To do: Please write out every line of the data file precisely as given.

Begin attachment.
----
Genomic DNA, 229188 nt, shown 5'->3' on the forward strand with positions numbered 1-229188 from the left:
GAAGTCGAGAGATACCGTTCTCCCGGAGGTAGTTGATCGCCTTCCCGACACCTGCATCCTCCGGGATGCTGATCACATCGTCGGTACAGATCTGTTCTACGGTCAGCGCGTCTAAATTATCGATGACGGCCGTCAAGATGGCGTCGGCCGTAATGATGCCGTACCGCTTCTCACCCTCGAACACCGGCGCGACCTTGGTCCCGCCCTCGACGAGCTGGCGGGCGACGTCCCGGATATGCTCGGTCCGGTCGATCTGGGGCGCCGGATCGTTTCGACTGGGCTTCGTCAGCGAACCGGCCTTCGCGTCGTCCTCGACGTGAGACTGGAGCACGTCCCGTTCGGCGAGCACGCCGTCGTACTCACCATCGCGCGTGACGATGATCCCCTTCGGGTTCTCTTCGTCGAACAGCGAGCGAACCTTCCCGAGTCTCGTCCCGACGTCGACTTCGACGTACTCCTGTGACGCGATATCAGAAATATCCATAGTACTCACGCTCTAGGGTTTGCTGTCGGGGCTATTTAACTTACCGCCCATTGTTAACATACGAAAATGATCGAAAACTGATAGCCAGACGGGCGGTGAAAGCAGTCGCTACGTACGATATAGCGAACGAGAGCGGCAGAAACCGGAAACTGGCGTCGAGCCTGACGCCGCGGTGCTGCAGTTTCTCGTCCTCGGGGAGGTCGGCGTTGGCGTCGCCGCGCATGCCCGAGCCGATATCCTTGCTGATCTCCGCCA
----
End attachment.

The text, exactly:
Genomic DNA, 229188 nt, shown 5'->3' on the forward strand with positions numbered 1-229188 from the left:
GAAGTCGAGAGATACCGTTCTCCCGGAGGTAGTTGATCGCCTTCCCGACACCTGCATCCTCCGGGATGCTGATCACATCGTCGGTACAGATCTGTTCTACGGTCAGCGCGTCTAAATTATCGATGACGGCCGTCAAGATGGCGTCGGCCGTAATGATGCCGTACCGCTTCTCACCCTCGAACACCGGCGCGACCTTGGTCCCGCCCTCGACGAGCTGGCGGGCGACGTCCCGGATATGCTCGGTCCGGTCGATCTGGGGCGCCGGATCGTTTCGACTGGGCTTCGTCAGCGAACCGGCCTTCGCGTCGTCCTCGACGTGAGACTGGAGCACGTCCCGTTCGGCGAGCACGCCGTCGTACTCACCATCGCGCGTGACGATGATCCCCTTCGGGTTCTCTTCGTCGAACAGCGAGCGAACCTTCCCGAGTCTCGTCCCGACGTCGACTTCGACGTACTCCTGTGACGCGATATCAGAAATATCCATAGTACTCACGCTCTAGGGTTTGCTGTCGGGGCTATTTAACTTACCGCCCATTGTTAACATACGAAAATGATCGAAAACTGATAGCCAGACGGGCGGTGAAAGCAGTCGCTACGTACGATATAGCGAACGAGAGCGGCAGAAACCGGAAACTGGCGTCGAGCCTGACGCCGCGGTGCTGCAGTTTCTCGTCCTCGGGGAGGTCGGCGTTGGCGTCGCCGCGCATGCCCGAGCCGATATCCTTGCTGATCTCCGCCA